# Radiometric dating equation used

This predictability allows the relative abundances of related nuclides to be used as a clock to measure the time it takes for the parent atom to decay into the daughter atom(s).

Accurate radiometric dating generally requires that: is the decay constant of the parent isotope, equal to the inverse of the radioactive half-life of the parent isotope times the natural logarithm of 2. Calculate the mass of Cs-137 that will be left after 90 years. First half-life (30 years): 100 grams of Cs-137 decays and 50 grams are left.

The methods work because radioactive elements are unstable, and they are always trying to move to a more stable state. This process by which an unstable atomic nucleus loses energy by releasing radiation is called radioactive decay.

The thing that makes this decay process so valuable for determining the age of an object is that each radioactive isotope decays at its own fixed rate, which is expressed in terms of its half-life.

Radiometric dating, often called radioactive dating, is a technique used to determine the age of materials such as rocks.

It is based on a comparison between the observed abundance of a naturally occurring radioactive isotope and its decay products, using known decay rates.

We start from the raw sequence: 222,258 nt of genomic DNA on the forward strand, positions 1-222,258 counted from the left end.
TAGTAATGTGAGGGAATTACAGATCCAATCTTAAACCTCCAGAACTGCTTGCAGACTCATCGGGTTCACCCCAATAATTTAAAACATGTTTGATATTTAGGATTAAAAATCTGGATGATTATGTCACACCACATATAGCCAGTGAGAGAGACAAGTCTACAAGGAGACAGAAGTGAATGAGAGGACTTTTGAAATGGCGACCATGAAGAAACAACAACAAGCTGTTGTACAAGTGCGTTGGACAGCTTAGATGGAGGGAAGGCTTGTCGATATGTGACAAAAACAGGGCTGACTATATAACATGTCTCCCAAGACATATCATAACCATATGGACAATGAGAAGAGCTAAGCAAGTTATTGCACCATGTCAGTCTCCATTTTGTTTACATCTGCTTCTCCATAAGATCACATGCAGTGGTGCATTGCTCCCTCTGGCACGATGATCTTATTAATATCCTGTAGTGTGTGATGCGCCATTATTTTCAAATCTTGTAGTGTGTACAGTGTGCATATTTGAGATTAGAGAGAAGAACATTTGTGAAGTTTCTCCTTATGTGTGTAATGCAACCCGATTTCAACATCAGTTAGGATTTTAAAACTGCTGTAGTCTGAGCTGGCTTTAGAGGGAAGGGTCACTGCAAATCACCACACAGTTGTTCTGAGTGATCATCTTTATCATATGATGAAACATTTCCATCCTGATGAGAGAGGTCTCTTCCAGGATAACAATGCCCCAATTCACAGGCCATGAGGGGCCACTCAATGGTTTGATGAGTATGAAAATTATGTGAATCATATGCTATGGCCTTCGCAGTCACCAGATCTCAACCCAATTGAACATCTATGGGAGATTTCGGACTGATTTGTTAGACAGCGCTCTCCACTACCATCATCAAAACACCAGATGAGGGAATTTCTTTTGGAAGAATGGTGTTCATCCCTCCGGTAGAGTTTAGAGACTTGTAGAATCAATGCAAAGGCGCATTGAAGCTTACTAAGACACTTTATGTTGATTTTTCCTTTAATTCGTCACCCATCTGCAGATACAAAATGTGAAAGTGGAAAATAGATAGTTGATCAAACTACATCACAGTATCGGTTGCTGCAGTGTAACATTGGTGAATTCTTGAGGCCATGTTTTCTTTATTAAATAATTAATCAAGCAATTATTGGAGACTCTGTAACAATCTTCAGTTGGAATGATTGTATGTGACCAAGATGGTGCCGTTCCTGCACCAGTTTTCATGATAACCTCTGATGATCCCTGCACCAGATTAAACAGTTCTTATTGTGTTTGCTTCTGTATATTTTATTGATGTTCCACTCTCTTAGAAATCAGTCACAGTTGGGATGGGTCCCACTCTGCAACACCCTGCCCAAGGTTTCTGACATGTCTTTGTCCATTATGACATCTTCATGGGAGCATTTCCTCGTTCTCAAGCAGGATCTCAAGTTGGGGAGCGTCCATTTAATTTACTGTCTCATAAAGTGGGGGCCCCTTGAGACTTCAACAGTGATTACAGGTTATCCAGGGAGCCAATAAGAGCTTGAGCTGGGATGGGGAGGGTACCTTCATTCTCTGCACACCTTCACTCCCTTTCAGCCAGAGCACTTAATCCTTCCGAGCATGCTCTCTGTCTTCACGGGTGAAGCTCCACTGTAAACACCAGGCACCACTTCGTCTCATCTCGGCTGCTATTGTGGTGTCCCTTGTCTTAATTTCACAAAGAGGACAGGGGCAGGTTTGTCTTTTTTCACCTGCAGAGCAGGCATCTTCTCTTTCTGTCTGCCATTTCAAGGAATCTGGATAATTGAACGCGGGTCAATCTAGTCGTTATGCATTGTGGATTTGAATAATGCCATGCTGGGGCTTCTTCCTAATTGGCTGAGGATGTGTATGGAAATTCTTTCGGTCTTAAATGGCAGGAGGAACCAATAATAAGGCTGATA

Radiometric dating, or radioactive dating as it is sometimes called, is a method used to date rocks and other objects based on the known decay rate of radioactive isotopes.

In many cases, the daughter nuclide is radioactive, resulting in a decay chain.It is the principal source of information about the absolute age of rocks and other geological features, including the age of the Earth itself, and it can be used to date a wide range of natural and man-made materials.The best-known radiometric dating techniques include radiocarbon dating, potassium-argon dating, and uranium-lead dating.The final decay product, lead-208 (208Pb), is stable and can no longer undergo spontaneous radioactive decay.Systems that have been exploited for radiometric dating have half-lives ranging from only about 10 years (e.g., tritium) to over 100 billion years (e.g., Samarium-147).

This chain eventually ends with the formation of a stable, nonradioactive daughter nuclide.